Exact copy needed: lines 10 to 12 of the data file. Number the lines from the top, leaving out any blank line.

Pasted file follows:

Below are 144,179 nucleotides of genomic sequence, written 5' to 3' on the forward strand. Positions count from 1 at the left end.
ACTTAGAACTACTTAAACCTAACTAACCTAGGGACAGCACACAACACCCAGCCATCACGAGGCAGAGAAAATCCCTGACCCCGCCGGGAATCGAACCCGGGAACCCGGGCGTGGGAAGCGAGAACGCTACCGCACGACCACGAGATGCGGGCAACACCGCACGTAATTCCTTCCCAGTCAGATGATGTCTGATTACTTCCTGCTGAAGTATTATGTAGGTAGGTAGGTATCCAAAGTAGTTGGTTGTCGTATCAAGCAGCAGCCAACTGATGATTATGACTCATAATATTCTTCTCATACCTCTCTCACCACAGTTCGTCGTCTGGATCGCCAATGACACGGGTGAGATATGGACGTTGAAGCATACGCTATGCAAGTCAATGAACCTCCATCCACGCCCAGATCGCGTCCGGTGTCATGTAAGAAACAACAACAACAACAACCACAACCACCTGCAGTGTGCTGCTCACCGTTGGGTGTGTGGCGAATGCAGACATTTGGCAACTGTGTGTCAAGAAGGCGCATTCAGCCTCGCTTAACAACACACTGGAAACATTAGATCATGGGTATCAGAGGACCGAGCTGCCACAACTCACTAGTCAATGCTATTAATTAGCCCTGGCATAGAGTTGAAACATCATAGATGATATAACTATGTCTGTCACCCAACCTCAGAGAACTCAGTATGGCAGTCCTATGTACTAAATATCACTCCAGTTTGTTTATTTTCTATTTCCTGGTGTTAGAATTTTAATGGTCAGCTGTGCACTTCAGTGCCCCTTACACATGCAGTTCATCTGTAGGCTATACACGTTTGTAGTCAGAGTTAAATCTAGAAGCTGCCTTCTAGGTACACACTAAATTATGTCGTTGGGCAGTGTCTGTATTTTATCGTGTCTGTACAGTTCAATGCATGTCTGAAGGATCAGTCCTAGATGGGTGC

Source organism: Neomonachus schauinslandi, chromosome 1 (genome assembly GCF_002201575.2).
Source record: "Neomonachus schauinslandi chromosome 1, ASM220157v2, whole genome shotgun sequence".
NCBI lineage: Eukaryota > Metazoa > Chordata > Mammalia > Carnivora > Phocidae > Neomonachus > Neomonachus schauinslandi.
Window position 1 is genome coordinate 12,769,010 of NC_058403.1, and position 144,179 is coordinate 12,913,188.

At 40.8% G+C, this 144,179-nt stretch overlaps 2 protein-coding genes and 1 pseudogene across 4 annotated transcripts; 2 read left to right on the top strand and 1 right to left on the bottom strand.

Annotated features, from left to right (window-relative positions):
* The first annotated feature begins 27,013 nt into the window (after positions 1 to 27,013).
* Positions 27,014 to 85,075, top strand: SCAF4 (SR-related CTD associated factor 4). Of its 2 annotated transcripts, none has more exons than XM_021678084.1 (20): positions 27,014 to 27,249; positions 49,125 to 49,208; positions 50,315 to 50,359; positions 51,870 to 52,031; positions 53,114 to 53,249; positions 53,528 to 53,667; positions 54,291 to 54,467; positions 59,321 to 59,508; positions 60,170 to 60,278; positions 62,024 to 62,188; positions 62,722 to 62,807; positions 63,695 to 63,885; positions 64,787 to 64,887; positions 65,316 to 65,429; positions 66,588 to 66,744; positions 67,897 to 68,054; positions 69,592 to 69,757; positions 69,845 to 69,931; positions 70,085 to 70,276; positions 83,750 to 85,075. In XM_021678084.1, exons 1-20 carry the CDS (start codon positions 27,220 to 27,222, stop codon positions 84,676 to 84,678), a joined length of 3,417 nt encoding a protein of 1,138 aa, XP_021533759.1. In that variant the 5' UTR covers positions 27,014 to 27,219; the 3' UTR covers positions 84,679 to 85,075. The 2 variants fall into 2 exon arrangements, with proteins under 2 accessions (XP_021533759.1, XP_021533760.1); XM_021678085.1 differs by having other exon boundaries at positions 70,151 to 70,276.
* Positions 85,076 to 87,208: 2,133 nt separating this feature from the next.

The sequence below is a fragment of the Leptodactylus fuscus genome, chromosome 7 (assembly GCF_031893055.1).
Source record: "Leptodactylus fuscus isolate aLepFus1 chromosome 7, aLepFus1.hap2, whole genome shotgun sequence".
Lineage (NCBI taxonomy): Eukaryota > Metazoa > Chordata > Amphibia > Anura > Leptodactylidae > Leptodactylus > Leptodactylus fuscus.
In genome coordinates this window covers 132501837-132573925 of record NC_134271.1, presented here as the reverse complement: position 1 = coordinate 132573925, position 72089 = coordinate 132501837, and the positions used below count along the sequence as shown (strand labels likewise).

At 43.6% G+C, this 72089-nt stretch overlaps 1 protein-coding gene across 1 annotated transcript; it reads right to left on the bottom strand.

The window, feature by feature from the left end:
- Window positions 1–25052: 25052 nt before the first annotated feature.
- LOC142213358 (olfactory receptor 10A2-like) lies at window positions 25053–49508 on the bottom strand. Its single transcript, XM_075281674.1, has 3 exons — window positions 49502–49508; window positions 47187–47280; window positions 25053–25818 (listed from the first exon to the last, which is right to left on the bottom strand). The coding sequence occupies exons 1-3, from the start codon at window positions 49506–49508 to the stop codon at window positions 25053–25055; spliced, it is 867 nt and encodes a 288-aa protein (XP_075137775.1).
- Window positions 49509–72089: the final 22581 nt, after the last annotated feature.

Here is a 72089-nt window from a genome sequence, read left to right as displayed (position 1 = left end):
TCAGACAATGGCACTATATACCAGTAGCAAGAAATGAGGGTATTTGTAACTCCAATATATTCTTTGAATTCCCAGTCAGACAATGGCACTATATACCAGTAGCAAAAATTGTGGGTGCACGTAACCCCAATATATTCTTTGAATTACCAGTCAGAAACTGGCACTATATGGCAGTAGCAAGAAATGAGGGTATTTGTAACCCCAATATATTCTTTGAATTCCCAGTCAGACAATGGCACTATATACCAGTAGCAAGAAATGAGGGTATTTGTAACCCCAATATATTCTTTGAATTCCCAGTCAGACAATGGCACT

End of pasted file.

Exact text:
* Positions 27,014 to 85,075, top strand: SCAF4 (SR-related CTD associated factor 4). Of its 2 annotated transcripts, none has more exons than XM_021678084.1 (20): positions 27,014 to 27,249; positions 49,125 to 49,208; positions 50,315 to 50,359; positions 51,870 to 52,031; positions 53,114 to 53,249; positions 53,528 to 53,667; positions 54,291 to 54,467; positions 59,321 to 59,508; positions 60,170 to 60,278; positions 62,024 to 62,188; positions 62,722 to 62,807; positions 63,695 to 63,885; positions 64,787 to 64,887; positions 65,316 to 65,429; positions 66,588 to 66,744; positions 67,897 to 68,054; positions 69,592 to 69,757; positions 69,845 to 69,931; positions 70,085 to 70,276; positions 83,750 to 85,075. In XM_021678084.1, exons 1-20 carry the CDS (start codon positions 27,220 to 27,222, stop codon positions 84,676 to 84,678), a joined length of 3,417 nt encoding a protein of 1,138 aa, XP_021533759.1. In that variant the 5' UTR covers positions 27,014 to 27,219; the 3' UTR covers positions 84,679 to 85,075. The 2 variants fall into 2 exon arrangements, with proteins under 2 accessions (XP_021533759.1, XP_021533760.1); XM_021678085.1 differs by having other exon boundaries at positions 70,151 to 70,276.
* Positions 85,076 to 87,208: 2,133 nt separating this feature from the next.

The sequence below is a fragment of the Leptodactylus fuscus genome, chromosome 7 (assembly GCF_031893055.1).